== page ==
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Precarious Places

About the Conference

In Guy Standing's now well known comparison of precariat and proletariat, the former may well be called a class in the making rather than a fully formed and organized social class. The provisional and uncertain character of the range of the category in a way reflects the range of problems and questions which can be raised in the context of thinking about precarity in the European and global contexts of the contemporary world. The recent years have shown some ways in which precarity has changed its status and has become a strongly debated area not only in economic and political disputes, but also in philosophical debates and various fields of research related to cultural studies. The broadness of the contemporary spatial scope of precariat and the numbers of men and women affected by the several decades of the neoliberal insistence on various kinds of flexibility has put in motion numerous new mechanisms of exclusion and marginalization which, in turn, highly extended the range of anxieties and uncertainties frequently resulting not only in anger and protests, but also in self-alienation and loss. What seems to be crucial in such a predicament is the necessity of finding ways of expressing the problems involved in precarity which, as a new social phenomenon, has not, as Standing phrases it, found "the Voice to bring its agenda to the fore."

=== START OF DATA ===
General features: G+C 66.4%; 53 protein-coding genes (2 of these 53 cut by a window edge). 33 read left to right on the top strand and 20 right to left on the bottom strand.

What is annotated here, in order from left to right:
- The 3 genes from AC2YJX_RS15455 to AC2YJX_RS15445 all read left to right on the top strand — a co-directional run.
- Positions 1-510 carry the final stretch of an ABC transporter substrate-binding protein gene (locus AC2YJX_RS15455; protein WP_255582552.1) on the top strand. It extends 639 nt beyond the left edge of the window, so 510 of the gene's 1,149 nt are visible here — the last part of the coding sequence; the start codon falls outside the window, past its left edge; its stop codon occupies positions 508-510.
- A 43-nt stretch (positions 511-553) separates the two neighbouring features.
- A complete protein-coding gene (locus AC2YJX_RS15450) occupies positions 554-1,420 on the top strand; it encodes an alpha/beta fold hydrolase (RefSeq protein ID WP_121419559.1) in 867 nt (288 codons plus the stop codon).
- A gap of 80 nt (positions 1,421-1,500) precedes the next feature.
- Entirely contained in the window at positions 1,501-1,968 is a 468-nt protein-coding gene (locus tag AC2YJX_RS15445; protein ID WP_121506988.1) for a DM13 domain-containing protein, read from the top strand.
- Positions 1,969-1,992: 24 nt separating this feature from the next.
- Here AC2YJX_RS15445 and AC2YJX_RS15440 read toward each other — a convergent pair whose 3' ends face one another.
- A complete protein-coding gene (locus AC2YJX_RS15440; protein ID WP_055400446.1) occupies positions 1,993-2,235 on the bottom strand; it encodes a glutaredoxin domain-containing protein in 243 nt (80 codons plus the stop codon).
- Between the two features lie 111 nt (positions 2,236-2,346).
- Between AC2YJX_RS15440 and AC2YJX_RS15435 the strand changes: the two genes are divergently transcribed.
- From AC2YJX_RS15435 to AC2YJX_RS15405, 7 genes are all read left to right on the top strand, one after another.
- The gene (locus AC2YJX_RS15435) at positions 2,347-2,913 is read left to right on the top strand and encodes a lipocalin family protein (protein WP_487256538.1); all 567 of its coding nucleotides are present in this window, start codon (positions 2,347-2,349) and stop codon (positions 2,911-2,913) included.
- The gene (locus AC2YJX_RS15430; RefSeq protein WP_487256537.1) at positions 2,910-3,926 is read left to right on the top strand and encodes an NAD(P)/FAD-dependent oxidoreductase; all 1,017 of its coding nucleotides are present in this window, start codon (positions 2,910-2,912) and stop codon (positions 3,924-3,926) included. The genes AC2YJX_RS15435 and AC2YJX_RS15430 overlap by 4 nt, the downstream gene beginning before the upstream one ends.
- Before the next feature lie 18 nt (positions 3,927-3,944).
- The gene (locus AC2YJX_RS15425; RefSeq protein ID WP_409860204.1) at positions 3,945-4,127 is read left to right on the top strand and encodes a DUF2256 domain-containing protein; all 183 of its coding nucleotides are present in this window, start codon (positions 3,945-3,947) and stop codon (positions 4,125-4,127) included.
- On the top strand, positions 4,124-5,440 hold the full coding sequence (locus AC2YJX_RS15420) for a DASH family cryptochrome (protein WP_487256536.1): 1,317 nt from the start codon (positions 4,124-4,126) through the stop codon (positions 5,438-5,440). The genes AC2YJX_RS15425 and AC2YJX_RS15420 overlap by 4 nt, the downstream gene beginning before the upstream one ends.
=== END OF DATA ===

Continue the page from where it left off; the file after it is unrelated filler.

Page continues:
Papers presented at the conference will address issues related to precarity and precariousness in the contemporary world from possibly broadest perspectives of different academic disciplines and approaches. Due to the heterogeneous nature of the phenomenon we would like to raise the question of the "where" of the precarious, of the diversified places or spaces in which precarity affects everyday life by way of increasing uncertainty and anxiety. Viewing the problem of precarisation from such a topographic perspective will result in drafting a geographical map of the distribution precarious places, but it may also allow for a rethinking of the ideas of security and certainty not only in terms of politics, economy or sociology, but also in a broader perspective of what is reflected, imagined and projected in the idea of "good life".

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Keynote speakers:

  • Prof. Lennart Nørreklit, Aalborg University
  • Prof. Piotr Sałustowicz, University of Social Sciences and Humanities
  • Prof. Jan Sowa, Independent Scholar

Organizers

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Organized by:

  • SWPS University of Social Sciences and Humanities 
  • S.U.P.I. European Research Group 

The conference is financially supported by Fritz Thyssen Foundation.

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Conference Organisers:

  • Prof. Rolf-Dieter Hepp (Freie Universität Berlin)
  • Prof. Tadeusz Rachwał (SWPS University of Social Sciences and Humanities)
  • Dr. Agnieszka Pantuchowicz (SWPS University of Social Sciences and Humanities)
  • Dr. Anna Warso (SWPS University of Social Sciences and Humanities)

 

Venue

The conference venue will be located in the main building of the University of Social Sciences and Humanities, ul. Chodakowska 19/31, Warsaw.